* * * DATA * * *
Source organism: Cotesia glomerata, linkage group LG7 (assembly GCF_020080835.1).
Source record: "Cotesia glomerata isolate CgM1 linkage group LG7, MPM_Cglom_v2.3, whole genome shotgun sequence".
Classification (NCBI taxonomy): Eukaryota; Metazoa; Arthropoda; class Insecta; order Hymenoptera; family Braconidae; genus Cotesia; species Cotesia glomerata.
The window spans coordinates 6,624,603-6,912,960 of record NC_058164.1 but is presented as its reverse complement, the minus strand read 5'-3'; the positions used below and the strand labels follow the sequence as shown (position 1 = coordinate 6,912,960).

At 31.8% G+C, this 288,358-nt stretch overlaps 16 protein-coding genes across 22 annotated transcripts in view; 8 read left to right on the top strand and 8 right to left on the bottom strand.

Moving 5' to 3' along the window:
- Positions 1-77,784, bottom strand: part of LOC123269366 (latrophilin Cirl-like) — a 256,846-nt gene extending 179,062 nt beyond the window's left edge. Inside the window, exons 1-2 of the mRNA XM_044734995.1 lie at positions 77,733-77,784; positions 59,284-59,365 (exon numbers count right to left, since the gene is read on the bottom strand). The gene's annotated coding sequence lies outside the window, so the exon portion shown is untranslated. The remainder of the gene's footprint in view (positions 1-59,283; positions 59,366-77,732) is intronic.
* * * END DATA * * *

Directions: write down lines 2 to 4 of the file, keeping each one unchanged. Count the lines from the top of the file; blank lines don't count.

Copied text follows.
Source record: "Cotesia glomerata isolate CgM1 linkage group LG7, MPM_Cglom_v2.3, whole genome shotgun sequence".
Classification (NCBI taxonomy): Eukaryota; Metazoa; Arthropoda; class Insecta; order Hymenoptera; family Braconidae; genus Cotesia; species Cotesia glomerata.
The window spans coordinates 6,624,603-6,912,960 of record NC_058164.1 but is presented as its reverse complement, the minus strand read 5'-3'; the positions used below and the strand labels follow the sequence as shown (position 1 = coordinate 6,912,960).